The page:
I was especially interested in two projects she demonstrated. She showed a scene with a dancer on the screen embracing a transparent ball. She was able to use gestures to control the motion of the dancer. She also showed us the mechanism – a gesture sampling and analysis software. It was a successful project about human interacting with computers via something not keyboard and mouse.

Artificial Changelings was the other project. A view was able to stand in front of a screen. Depending on the different zones s/he stood in, the image changed its topic. Different scenarios could also decode the motion and gestures in various ways. For example, in the "inside the character's head" mode, the viewer's gestures changed the character's facial expression.

These two projects are interesting to me because HCI is a hot topic in Computer Science. The very last revolution in HCI has made Apple, once struggling with their computer sales, rise again with their stunning iPhones. The innovative way of interaction – touching – at that time, has caught users' will of purchase immediately. Therefore, I believe the next revolution in human computer interaction will also unleash a dazzling new style of life.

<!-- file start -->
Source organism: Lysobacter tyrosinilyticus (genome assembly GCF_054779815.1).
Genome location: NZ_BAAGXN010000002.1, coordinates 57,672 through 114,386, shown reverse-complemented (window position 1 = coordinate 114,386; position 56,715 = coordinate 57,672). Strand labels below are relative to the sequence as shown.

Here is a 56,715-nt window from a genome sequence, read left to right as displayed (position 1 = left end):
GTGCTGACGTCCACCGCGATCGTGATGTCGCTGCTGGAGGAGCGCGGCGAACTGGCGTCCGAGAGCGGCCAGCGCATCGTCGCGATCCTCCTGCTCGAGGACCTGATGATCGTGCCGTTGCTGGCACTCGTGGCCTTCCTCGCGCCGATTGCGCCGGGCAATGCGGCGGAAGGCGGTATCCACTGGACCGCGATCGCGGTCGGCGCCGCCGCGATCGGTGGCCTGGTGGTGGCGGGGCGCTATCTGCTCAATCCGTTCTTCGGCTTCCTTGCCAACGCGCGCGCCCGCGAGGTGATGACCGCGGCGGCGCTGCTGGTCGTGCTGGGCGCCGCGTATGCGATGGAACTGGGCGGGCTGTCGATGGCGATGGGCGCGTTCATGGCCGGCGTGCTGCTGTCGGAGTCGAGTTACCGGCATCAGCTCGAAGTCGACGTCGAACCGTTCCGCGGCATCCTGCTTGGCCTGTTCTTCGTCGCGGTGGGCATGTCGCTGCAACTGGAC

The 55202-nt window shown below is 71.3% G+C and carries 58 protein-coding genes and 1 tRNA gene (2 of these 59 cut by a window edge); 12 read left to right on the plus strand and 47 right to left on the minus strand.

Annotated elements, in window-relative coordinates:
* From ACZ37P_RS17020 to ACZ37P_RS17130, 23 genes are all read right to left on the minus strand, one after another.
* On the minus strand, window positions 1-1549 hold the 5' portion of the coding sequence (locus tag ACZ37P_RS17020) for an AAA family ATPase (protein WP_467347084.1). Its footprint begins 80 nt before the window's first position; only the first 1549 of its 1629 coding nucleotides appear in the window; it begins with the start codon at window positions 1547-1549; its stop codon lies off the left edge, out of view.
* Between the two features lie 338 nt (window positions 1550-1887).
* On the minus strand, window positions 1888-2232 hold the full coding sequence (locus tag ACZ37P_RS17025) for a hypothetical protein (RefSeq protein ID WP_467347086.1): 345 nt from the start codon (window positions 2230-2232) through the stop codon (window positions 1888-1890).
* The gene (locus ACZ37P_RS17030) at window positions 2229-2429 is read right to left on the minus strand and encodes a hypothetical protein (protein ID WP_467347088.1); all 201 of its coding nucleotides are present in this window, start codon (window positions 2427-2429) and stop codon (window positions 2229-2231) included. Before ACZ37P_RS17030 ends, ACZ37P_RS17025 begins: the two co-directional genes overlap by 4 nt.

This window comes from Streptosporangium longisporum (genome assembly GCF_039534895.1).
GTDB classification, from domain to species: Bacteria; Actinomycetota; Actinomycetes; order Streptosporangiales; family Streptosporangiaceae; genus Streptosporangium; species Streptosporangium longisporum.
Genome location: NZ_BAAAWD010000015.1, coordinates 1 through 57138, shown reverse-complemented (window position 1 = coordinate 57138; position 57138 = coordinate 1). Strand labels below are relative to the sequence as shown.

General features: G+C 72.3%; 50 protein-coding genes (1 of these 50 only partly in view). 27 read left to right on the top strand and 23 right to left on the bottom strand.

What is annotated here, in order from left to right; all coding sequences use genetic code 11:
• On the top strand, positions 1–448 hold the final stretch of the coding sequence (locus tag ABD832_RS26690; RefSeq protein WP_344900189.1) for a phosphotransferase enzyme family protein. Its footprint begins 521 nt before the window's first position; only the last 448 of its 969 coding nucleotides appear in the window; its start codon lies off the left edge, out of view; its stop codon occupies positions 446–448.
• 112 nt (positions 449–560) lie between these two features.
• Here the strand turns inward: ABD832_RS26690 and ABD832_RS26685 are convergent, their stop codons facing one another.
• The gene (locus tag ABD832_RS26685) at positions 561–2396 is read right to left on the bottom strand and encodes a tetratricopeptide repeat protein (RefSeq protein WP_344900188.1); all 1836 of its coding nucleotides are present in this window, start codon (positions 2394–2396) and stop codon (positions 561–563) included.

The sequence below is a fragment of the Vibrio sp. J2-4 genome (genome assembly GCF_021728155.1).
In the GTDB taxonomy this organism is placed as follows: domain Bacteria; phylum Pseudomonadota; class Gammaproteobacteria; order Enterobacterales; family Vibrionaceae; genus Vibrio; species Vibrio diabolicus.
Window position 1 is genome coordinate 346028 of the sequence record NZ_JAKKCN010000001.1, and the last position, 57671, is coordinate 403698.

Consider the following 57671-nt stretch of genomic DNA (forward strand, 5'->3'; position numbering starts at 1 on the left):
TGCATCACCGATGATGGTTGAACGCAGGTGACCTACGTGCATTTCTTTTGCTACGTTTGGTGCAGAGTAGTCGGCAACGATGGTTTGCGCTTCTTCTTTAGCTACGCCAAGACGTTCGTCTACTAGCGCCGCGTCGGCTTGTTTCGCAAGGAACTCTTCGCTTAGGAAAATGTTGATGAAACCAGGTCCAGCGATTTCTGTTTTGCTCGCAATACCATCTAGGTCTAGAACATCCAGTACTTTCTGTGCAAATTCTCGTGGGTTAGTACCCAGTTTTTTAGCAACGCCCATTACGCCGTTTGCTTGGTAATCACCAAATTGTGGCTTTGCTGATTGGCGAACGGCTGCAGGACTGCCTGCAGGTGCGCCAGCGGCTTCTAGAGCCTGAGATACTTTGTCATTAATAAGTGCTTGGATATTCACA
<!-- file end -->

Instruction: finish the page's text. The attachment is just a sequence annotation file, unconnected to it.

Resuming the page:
Sunday, April 24, 2016

Week 4 - Art + MedTech

The bloom of art, science and technology has given birth to a world with more diversity and possibility than ever before. It has been a more urgent wish that people can live longer than before to be able to explore this world. Therefore, medical science and technology has never been out of the lens of the public. Artists like to create work about medical topics, too, especially for the interest in human anatomy.